2021 ICD-10-CM Code B17.10

Acute hepatitis C without hepatic coma

Version 2021

Valid for Submission

B17.10 is a billable diagnosis code used to specify a medical diagnosis of acute hepatitis c without hepatic coma. The code B17.10 is valid during the fiscal year 2021 from October 01, 2020 through September 30, 2021 for the submission of HIPAA-covered transactions.

The ICD-10-CM code B17.10 might also be used to specify conditions or terms like acute hepatitis c.

ICD-10:B17.10
Short Description:Acute hepatitis C without hepatic coma
Long Description:Acute hepatitis C without hepatic coma

Code Classification

Tabular List of Diseases and Injuries

The Tabular List of Diseases and Injuries is a list of ICD-10 codes, organized "head to toe" into chapters and sections with coding notes and guidance for inclusions, exclusions, descriptions and more. The following references are applicable to the code B17.10:


Inclusion Terms

Inclusion Terms
These terms are the conditions for which that code is to be used. The terms may be synonyms of the code title, or, in the case of "other specified" codes, the terms are a list of the various conditions assigned to that code. The inclusion terms are not necessarily exhaustive. Additional terms found only in the Alphabetic Index may also be assigned to a code.

Index to Diseases and Injuries

The Index to Diseases and Injuries is an alphabetical listing of medical terms, with each term mapped to one or more ICD-10 code(s). The following references for the code B17.10 are found in the index:

Approximate Synonyms

The following clinical terms are approximate synonyms or lay terms that might be used to identify the correct diagnosis code:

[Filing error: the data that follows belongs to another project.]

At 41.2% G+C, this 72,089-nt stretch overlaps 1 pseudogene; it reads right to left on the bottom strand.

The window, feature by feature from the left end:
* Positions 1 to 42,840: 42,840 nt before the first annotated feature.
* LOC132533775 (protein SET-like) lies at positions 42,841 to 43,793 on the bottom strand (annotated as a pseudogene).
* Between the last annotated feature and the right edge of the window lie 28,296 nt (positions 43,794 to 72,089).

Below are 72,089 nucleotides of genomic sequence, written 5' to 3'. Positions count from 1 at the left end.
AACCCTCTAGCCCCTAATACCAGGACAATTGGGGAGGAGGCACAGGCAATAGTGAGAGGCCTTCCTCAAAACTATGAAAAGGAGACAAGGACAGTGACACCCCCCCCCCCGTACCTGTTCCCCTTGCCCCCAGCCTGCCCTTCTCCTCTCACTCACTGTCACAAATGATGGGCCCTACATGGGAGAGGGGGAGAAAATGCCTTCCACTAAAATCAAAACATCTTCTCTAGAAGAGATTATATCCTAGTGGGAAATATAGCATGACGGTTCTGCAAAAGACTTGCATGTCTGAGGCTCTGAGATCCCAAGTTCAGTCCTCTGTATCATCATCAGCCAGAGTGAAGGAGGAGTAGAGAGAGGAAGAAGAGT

Convert B17.10 to ICD-9 Code

Information for Patients


Hepatitis C

Also called: HCV

Your liver is the largest organ inside your body. It helps your body digest food, store energy, and remove poisons. Hepatitis is an inflammation of the liver. One type, hepatitis C, is caused by the hepatitis C virus (HCV). It usually spreads through contact with infected blood. Hepatitis C can also spread through sex with person who has it and from mother to baby during childbirth.

Most people who are infected with hepatitis C don't have any symptoms for years. If you do get symptoms, you may feel as if you have the flu. You may also have jaundice, a yellowing of skin and eyes, dark-colored urine, and pale bowel movements. Without treatment, hepatitis C may lead to cirrhosis (scarring and damage in the liver), liver failure, and liver cancer. Early diagnosis and treatment of hepatitis C can prevent these complications. A blood test can tell if you have it.

The treatment for hepatitis C is antiviral medicines.They can cure the disease in most cases.There is no vaccine for hepatitis C.

NIH: National Institute of Diabetes and Digestive and Kidney Diseases


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Code History

  • FY 2021 - No Change, effective from 10/1/2020 through 9/30/2021
  • FY 2020 - No Change, effective from 10/1/2019 through 9/30/2020
  • FY 2019 - No Change, effective from 10/1/2018 through 9/30/2019
  • FY 2018 - No Change, effective from 10/1/2017 through 9/30/2018
  • FY 2017 - No Change, effective from 10/1/2016 through 9/30/2017
  • FY 2016 - New Code, effective from 10/1/2015 through 9/30/2016 (First year ICD-10-CM implemented into the HIPAA code set)